Naturally McKinney wants to show families the path to green living. Above, the Heard Natural Science Museum & Wildlife Sanctuary is one of the local green amenities located in McKinney. Courtesy of the McKinney Convention and Visitors Bureau.
Sept. 16, 2014
By Rita Cook
A group dubbed Naturally McKinney wants to push sustainability in the Collin County community.
Randy Williams, the past president of the McKinney Chamber of Commerce from 1987 to 2000, and three like-minded individuals, Dave Clarke, Laurie Jay and Brandi Price, are the force behind the environmentally conscious group.
“Our affinity is that we all care about the future of McKinney and the planet and try to demonstrate that in practical ways,” Williams says.
The group was launched in 2011 as a response to regional environmental issues, including the water shortage and North Texas’ non-attainment of the Environmental Protection Agency’s air quality standards.
“The four of us ‘discovered’ each other and began to think through ways we, as concerned local citizens, could help alleviate the situation.”
Right, Locally grown produce at the McKinney Farmer's Market. Courtesy of McKinney CVB.
With no legal or organizational structure, no budget and no money, the Naturally McKinney volunteers meet monthly to plan free green living seminars in local churches to help people live a greener, more sustainable lifestyle.
“Although there are a lot of groups and organizations across the country promoting sustainable living with business and government, we found few who were working directly with families,” Williams explains.
They adopted three strategic approaches: education, networking and advocacy.
“Our educational approach is experiential and our tool is a program called Green Living,” he says. “We have done one of these with 10 families at Trinity Presbyterian Church in McKinney. We are currently approaching other churches with this program, but will also promote it in neighborhoods, civic organizations and work groups.”
The group also gets their message out through networking, primarily social media.
“Our eventual intent in this area is to ‘inventory’ everyone who is doing anything related to sustainability in McKinney, from the Farmers Market at Chestnut Square, to the community garden at Holy Family School, to the LEED Platinum R&D facility at Encore Wire. Once the research is done, we will plan ways to get these various groups and organizations together to create cooperative partnerships with each other.”
Trail at Erwin Park in McKinney. Courtesy of Naturally McKinney.
Naturally McKinney also focuses on advocacy and Williams says that the city of McKinney has several things going in the area of sustainability like solar panels on one of its fire stations and a staff person who organizes and presents classes in gardening and building rain barrels, but it all seems to be “below the radar,” he says.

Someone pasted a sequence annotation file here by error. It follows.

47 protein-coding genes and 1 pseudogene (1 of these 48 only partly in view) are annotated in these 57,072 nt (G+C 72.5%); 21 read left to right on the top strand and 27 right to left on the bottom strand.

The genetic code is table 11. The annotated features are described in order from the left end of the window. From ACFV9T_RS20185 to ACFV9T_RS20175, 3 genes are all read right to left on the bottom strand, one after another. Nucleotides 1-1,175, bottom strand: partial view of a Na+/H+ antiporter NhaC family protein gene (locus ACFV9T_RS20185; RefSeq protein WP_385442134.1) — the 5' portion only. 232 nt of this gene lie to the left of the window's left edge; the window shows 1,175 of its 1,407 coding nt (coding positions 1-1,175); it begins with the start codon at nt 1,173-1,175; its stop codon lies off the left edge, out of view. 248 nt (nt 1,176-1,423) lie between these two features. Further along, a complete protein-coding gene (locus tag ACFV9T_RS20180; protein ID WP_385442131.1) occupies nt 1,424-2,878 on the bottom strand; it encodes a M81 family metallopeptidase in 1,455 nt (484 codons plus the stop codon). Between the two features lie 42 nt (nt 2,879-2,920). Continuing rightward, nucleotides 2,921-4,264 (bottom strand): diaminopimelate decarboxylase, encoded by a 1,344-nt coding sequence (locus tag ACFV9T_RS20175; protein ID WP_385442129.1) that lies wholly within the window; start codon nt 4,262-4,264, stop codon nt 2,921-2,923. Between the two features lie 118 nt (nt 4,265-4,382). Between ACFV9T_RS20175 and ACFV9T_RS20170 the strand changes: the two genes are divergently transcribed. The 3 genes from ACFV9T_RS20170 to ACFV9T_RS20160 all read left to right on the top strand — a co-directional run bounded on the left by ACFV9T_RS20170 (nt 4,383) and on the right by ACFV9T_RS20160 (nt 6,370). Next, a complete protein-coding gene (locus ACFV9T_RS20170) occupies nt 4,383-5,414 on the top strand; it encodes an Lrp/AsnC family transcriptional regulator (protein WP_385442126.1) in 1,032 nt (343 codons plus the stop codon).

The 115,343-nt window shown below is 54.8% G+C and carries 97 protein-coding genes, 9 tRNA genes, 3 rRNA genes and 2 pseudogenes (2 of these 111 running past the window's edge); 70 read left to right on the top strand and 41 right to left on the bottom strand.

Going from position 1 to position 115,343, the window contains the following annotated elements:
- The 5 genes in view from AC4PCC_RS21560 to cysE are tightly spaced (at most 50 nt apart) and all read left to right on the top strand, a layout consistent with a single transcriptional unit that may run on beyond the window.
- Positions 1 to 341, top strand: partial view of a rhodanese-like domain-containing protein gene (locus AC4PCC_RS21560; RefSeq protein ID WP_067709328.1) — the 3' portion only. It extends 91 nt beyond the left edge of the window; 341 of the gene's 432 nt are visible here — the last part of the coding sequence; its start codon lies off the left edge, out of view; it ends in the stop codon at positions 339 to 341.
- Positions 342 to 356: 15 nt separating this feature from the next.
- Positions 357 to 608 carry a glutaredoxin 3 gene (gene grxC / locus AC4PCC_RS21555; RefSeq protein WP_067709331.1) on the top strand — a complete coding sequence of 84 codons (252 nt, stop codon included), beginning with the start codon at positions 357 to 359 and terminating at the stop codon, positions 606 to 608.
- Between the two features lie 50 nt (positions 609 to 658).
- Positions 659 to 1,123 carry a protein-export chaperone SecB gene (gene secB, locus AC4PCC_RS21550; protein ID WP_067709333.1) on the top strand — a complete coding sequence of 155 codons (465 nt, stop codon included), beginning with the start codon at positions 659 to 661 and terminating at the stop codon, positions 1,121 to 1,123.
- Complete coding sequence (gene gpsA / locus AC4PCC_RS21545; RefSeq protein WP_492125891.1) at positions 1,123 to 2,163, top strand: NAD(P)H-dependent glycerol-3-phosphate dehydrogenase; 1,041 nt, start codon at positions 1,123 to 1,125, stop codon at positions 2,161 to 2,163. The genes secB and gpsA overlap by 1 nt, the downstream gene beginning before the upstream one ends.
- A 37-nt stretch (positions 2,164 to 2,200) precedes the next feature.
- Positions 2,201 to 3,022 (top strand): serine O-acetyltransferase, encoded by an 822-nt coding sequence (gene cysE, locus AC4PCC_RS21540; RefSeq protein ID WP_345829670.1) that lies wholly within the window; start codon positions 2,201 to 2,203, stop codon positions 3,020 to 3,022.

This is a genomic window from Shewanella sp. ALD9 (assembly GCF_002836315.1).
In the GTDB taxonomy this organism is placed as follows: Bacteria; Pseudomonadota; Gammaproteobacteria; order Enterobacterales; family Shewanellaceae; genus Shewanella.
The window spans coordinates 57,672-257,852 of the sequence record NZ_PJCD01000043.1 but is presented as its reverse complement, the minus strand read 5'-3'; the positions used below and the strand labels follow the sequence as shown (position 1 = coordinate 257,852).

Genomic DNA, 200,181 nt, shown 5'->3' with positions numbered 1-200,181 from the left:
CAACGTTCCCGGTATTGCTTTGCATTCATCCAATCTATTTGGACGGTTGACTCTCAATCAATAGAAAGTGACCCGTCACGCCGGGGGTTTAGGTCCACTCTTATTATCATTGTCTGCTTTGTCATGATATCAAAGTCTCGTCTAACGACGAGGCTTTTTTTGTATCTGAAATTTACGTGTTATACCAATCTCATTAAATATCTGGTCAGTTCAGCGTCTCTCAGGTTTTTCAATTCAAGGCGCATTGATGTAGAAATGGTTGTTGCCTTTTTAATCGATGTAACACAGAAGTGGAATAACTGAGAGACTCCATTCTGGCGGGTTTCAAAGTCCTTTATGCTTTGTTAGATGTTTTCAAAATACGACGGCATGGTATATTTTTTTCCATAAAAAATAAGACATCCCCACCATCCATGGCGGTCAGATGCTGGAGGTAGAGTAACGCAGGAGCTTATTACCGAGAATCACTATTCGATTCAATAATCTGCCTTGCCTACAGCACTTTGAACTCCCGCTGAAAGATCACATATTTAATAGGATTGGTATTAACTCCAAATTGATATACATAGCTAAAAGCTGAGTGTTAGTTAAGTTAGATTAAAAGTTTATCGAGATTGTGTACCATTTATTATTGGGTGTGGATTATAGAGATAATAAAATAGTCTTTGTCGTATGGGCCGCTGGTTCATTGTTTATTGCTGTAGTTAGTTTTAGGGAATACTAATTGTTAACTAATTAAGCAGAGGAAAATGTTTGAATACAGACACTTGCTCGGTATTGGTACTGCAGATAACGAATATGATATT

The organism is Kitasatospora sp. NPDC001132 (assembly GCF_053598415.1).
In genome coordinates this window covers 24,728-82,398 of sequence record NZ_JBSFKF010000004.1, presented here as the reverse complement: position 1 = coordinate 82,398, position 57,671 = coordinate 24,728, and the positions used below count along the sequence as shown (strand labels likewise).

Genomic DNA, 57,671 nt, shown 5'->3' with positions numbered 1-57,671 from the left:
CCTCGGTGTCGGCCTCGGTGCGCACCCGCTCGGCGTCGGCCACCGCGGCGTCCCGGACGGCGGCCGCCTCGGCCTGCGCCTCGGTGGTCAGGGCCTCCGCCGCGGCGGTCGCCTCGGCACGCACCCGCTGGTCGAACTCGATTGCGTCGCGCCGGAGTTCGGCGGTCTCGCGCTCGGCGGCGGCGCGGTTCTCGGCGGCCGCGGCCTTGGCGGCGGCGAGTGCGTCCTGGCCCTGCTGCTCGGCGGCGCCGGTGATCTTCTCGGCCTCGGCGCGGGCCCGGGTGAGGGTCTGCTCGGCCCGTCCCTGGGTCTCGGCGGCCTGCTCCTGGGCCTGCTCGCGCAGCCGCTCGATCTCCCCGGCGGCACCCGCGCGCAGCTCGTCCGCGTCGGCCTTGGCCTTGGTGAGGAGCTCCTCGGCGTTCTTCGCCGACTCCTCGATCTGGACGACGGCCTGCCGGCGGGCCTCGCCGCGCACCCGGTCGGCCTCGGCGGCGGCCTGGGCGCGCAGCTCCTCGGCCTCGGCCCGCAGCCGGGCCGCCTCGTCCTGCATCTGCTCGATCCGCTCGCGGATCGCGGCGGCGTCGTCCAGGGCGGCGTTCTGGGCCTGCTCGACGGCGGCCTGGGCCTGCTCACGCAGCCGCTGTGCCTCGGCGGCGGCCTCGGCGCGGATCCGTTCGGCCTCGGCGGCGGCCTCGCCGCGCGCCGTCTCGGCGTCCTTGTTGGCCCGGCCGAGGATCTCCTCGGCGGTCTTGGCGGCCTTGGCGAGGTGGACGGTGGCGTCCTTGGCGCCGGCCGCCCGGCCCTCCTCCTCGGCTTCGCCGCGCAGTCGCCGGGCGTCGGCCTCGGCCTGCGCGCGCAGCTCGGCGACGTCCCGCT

“McKinney appears to be the only city in the region that has no mention of programs or emphases regarding sustainability on its website. We are encouraging the city to promote sustainable living through their own day-to-day operations, appropriate regulatory enforcement, the continuation of their education programs and their cooperation with and support of groups in the community who are doing the same.”
The most recent Green Living seminar that Naturally McKinney put together at Trinity Presbyterian Church was a four-month workshop. The 10 families met after church and followed guidelines included in the Green Living Handbook by David Gershon. They learned about reducing solid waste, water efficiency, energy efficiency, transportation efficiency and eco-wise consuming.
Already, Williams reported that the congregation is one of three Presbyterian congregations in Texas that has earned certification from the Presbyterian Church USA as an Earth Care congregation.
“I can’t thank you enough for being the ‘force for green’ at Trinity,” wrote one participant. “It truly rounds out our relationship with God to be respectful of the place He’s given us to live.”
Williams said they hope to bring the message home among their neighbors that Americans, who make up five percent of the planet’s population, use one-third of the planet’s natural resources.
“As ordinary citizens, we consume these directly through our daily lifestyle choices, and we influence the other two-thirds indirectly by the products we buy. And we waste up to 75 percent of what we consume due to lack of awareness and inefficient consumption practices,” said Williams. “Local citizens are a major part of the problem and can be a major part of the solution by adopting a more environmentally sustainable lifestyle.”
For information on the Green Living program or other activities to promote sustainable living in McKinney, contact Randy Williams at 214-478-9391 or email@example.com.
Rita Cook is an Arlington-based award-winning journalist who writes or has written for the Dallas Morning News, Focus Daily News, Waxahachie Daily Light, Dreamscapes Travel Magazine, Porthole, Core Media, Fort Worth Star Telegram and many other publications in Los Angeles, Dallas and Chicago. With five books published, her latest release is “A Brief History of Fort Worth” published by History Press. Contact her at firstname.lastname@example.org.
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